Fluence partners with Taiwanese power electronics group for 100MW battery project


Fluence has signed a deal for its third battery energy storage system (BESS) project in Taiwan, its biggest in the region so far.

The global energy system integration and energy optimisation services company announced today that it is targeting completion of the project for the middle of next year.

At 100MW/100MWh, it will be the largest of its type in Taiwan to date, but it joins a growing number of battery systems in development and construction in the island territory.

State-owned electric power company Taipower has set a target for 1,000MW of BESS within its service areas by 2025 to help balance the grid, with Taiwan home to many industrial and high tech sector activities as well as having ambitious renewable energy deployment policy targets.

In the longer term, another company active in the market, Taiwan Cement Corporation said in May that it believes Taiwan’s goals of installing 27GW of renewables by 2025 and 45GW by 2030 means that as much as 5GW and then 9GW respectively will be required to effectively integrate that capacity to the Taiwanese grid and on its nearby islands.

For Fluence, the latest project follows an initial 6MW/6MWh BESS order in Taiwan that was announced in December 2021 and then another for a 60MW/96MWh BESS which Energy-Storage.news reported in April.

Each is with a different local partner company. Meanwhile, the energy storage technology company has now arrived at 4.8GW of BESS under contract or deployed worldwide, with a growing sideline in energy storage and renewable energy management and optimisation services.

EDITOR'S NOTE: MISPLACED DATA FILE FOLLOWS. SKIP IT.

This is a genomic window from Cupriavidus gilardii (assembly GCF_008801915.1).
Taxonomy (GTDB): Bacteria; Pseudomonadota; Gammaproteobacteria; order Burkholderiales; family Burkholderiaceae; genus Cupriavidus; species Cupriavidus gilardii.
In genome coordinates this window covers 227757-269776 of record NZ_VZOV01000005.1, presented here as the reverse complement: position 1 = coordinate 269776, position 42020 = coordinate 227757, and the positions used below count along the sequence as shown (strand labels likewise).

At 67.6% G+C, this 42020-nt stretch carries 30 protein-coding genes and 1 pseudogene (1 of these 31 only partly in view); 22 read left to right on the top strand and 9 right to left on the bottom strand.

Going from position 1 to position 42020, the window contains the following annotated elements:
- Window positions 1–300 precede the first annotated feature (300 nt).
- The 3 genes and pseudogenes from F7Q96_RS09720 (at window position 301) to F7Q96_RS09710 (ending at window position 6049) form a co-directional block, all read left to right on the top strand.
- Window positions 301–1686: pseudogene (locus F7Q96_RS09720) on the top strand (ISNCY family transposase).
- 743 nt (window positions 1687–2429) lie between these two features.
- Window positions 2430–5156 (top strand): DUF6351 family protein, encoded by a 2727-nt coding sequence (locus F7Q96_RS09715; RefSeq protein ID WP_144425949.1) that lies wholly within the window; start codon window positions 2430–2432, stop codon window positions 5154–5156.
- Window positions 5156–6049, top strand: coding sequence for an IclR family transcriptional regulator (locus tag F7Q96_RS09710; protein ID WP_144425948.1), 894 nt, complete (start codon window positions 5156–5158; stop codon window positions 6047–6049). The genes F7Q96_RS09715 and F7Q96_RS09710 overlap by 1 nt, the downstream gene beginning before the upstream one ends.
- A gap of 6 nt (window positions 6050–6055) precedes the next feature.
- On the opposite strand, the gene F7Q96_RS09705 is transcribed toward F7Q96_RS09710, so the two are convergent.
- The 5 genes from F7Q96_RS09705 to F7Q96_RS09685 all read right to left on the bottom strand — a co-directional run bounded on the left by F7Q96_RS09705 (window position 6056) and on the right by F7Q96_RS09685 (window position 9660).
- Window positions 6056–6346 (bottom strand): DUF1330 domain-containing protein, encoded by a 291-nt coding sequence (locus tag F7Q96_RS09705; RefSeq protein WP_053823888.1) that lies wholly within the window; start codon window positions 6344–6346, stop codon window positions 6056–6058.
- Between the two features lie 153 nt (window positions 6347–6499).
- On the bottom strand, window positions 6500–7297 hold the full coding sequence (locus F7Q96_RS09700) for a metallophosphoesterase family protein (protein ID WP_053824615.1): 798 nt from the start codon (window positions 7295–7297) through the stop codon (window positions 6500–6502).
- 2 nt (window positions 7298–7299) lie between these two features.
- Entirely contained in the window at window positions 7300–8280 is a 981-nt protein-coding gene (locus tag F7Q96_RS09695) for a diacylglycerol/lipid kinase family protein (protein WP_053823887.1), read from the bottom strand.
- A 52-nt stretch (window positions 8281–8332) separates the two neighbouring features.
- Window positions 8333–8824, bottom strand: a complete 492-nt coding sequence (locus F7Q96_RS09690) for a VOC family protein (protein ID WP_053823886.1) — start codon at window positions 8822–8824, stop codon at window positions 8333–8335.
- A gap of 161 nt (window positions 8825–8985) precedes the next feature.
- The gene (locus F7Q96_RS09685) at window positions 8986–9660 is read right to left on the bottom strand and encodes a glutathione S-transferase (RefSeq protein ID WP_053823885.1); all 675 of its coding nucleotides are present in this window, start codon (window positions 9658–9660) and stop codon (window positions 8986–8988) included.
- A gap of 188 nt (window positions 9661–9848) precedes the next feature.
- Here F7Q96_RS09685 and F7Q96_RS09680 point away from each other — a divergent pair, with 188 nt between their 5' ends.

“Taiwan has become one of the most active energy storage markets in the Asia Pacific region. The growth momentum of the energy ecosystem is driven by a clear target and objectives for renewable energy and net zero emission set by the local government,” Fluence SVP and APAC region president Jan Teichmann said.

For the 100MW order announced today, Fluence is partnering with Rich Electric, a Taiwan-headquartered power electronics and electrical engineering group founded in 1988. Rich Electric is involved in manufacture of AC motor drives, solar equipment, EV powertrains, inverters and other kit like energy management systems (EMS) for lithium-ion battery packs.

“Energy storage systems are indispensable to the deployment of grid-connected renewable energy systems,” Rich Electric chairman Eric Chen said.

The main market for grid-connected large-scale battery systems in Taiwan is through Taipower’s ancillary services product, Automated Frequency Control (AFC), which the utility began tendering for on a competitive basis in 2020.

AFC helps maintain frequency of the grid within close boundaries of 60Hz, with Taipower holding solicitations for four sub-markets ancillary services that also include spinning reserve and supplemental reserve.

Taipower is thought to be tendering for about 590MW of ancillary services between now and 2025, with other applications like renewables integration set to grow in importance in driving market activity in the meantime.

Taiwan’s Bureau of Energy, Ministry of Economic Affairs is also planning to deploy 500MW of battery storage co-located with ground mount solar PV plants, for example.

Other international companies to have entered the Taiwan grid-scale BESS market via the existing opportunities include Wärtsilä, Powin Energy and Taiwan Cement Corporation subsidiary, NHOA. The latter has been contracted by its parent to install 442MWh of BESS at industrial sites it owns.

Across the wider Southeast Asia region, Energy-Storage.news has reported on projects in territories including the Philippines, Singapore and Thailand in recent months. Most energy markets in the region are strongly regulated and often state-run, resulting in a relatively long run-up to the start of activity, which appears to now be taking off.

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